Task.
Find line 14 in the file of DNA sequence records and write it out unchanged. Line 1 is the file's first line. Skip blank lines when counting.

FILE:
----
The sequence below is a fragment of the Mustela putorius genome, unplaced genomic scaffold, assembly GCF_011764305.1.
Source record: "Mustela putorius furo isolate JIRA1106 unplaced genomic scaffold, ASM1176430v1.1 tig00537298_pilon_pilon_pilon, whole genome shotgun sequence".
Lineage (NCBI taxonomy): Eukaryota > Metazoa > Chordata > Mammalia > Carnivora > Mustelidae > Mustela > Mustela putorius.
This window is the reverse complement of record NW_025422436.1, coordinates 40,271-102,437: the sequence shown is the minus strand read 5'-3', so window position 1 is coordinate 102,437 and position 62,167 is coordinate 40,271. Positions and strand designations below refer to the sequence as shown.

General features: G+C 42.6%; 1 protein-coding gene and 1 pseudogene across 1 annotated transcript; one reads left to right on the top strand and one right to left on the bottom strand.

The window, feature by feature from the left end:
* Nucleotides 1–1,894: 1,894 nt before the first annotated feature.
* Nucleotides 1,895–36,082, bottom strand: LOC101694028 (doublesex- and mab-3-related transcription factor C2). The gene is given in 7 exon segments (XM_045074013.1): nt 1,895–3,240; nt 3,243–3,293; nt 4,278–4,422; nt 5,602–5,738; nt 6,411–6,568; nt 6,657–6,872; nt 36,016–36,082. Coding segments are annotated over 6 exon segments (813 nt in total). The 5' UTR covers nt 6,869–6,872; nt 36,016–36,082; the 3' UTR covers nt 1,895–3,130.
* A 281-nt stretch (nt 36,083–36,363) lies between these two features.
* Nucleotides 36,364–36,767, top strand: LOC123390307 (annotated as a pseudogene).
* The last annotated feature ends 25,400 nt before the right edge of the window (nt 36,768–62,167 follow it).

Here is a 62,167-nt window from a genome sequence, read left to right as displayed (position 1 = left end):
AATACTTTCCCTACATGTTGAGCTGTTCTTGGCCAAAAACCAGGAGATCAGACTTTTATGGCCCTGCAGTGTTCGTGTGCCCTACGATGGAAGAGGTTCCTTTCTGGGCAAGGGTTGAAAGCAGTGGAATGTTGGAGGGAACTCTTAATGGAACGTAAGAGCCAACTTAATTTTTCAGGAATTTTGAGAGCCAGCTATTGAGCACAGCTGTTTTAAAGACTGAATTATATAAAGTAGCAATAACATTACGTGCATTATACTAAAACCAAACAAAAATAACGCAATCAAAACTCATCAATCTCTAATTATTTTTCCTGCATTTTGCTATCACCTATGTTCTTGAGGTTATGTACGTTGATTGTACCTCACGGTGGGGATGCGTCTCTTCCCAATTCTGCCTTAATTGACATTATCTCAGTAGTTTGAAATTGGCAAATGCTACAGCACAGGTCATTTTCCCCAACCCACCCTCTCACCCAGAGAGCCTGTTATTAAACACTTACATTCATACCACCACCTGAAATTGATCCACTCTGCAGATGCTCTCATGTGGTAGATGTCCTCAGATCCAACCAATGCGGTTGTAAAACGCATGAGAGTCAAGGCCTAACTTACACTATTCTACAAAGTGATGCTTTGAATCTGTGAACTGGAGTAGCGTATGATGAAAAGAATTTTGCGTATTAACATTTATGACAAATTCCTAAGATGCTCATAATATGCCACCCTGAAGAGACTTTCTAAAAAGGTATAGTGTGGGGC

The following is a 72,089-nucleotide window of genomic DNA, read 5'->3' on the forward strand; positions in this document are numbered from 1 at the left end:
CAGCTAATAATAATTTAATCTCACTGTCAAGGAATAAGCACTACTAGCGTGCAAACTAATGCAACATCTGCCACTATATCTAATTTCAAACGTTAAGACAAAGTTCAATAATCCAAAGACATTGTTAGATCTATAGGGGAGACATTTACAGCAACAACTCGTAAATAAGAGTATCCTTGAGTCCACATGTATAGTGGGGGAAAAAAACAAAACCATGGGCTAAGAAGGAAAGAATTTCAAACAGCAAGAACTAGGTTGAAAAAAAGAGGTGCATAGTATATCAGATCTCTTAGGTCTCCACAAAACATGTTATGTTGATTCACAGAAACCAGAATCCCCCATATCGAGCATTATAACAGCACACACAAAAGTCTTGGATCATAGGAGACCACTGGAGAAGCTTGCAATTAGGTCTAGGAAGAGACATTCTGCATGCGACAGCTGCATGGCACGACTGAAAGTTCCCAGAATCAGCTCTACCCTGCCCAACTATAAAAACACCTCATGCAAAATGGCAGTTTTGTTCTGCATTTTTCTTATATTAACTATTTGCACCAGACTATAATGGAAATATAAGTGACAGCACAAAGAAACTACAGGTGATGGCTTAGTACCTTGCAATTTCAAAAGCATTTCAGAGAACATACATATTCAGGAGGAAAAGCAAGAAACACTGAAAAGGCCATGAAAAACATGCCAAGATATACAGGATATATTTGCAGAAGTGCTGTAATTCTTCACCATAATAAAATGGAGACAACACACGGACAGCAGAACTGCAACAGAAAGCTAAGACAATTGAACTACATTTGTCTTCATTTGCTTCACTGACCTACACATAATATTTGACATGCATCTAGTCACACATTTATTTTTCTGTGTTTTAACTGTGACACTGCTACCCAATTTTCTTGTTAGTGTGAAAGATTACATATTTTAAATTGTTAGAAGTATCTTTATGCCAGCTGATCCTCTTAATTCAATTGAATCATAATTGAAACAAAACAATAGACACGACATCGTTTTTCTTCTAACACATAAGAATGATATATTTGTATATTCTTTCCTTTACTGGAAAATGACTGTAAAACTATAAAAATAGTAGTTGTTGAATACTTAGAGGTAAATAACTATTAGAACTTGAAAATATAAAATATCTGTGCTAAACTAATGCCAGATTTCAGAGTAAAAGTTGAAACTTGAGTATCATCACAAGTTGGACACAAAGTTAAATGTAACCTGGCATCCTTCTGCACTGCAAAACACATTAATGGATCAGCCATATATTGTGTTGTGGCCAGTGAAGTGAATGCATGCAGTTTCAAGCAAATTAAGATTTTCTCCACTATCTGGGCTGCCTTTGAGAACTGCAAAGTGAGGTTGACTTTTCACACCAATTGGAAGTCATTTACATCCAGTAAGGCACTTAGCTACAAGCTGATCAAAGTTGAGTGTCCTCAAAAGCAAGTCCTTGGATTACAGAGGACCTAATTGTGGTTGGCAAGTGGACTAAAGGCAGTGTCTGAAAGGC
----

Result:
The following is a 72,089-nucleotide window of genomic DNA, read 5'->3' on the forward strand; positions in this document are numbered from 1 at the left end: